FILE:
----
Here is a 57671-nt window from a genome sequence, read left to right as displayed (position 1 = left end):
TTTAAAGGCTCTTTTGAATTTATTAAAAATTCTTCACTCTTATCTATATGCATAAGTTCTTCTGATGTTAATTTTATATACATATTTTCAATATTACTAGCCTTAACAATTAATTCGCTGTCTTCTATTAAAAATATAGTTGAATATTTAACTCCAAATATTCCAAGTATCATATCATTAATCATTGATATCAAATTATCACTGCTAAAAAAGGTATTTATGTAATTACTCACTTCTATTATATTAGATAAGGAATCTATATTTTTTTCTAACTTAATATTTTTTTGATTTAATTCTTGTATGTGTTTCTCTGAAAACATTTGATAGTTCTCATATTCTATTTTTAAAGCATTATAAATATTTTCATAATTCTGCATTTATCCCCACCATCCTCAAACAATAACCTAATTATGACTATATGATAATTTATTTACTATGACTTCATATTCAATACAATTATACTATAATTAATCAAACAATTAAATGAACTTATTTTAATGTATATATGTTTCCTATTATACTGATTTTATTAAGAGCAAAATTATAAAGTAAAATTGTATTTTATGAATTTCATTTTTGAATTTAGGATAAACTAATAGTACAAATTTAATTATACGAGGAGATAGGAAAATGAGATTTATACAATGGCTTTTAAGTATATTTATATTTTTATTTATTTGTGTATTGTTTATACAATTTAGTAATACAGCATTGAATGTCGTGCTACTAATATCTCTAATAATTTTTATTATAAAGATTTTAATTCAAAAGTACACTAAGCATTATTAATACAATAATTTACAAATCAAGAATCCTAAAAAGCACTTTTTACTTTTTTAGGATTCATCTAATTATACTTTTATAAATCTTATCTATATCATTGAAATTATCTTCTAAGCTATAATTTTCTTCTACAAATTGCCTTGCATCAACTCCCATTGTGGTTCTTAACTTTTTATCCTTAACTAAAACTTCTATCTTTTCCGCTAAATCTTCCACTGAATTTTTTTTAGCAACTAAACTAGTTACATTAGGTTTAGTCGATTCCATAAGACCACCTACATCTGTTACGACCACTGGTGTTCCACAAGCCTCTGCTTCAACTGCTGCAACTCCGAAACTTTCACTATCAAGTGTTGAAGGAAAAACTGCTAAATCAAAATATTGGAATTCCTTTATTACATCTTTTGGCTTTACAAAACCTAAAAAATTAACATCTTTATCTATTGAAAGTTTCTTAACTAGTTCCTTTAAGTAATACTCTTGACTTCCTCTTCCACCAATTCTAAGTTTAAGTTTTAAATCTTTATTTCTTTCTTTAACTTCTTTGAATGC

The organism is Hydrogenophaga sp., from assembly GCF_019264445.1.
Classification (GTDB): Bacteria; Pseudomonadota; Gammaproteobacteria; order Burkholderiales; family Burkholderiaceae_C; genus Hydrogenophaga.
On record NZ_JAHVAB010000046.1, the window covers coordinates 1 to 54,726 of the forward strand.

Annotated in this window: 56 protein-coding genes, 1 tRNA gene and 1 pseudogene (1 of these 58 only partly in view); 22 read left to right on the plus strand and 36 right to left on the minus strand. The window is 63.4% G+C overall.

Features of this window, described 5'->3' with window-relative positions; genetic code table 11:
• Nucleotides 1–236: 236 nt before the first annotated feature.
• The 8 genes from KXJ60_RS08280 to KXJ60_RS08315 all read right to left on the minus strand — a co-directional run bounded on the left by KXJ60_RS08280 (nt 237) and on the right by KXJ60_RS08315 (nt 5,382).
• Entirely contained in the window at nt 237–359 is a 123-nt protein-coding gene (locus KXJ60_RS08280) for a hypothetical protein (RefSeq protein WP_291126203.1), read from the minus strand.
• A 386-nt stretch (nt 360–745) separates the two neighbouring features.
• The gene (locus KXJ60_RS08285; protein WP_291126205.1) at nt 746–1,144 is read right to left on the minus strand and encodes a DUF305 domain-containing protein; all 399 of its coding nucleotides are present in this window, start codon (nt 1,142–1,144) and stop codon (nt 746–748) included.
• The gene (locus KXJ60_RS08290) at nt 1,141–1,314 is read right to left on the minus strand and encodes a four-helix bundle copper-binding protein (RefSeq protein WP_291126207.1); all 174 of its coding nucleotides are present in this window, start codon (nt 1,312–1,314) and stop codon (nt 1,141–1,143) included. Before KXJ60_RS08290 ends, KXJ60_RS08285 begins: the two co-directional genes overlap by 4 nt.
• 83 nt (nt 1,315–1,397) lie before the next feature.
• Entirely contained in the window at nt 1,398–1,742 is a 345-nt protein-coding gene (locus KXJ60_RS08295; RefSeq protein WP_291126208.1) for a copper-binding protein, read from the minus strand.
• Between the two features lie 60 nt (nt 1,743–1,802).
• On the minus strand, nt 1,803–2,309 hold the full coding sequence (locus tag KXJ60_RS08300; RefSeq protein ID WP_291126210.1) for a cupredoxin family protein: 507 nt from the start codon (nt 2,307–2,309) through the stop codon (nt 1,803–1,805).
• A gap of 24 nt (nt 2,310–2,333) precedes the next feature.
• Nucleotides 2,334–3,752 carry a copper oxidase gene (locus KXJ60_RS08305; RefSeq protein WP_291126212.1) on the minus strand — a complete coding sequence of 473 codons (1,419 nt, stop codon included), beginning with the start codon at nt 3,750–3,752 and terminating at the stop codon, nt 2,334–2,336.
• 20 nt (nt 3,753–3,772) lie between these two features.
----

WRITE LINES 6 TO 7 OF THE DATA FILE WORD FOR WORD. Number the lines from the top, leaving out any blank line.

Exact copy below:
Annotated in this window: 56 protein-coding genes, 1 tRNA gene and 1 pseudogene (1 of these 58 only partly in view); 22 read left to right on the plus strand and 36 right to left on the minus strand. The window is 63.4% G+C overall.

Features of this window, described 5'->3' with window-relative positions; genetic code table 11: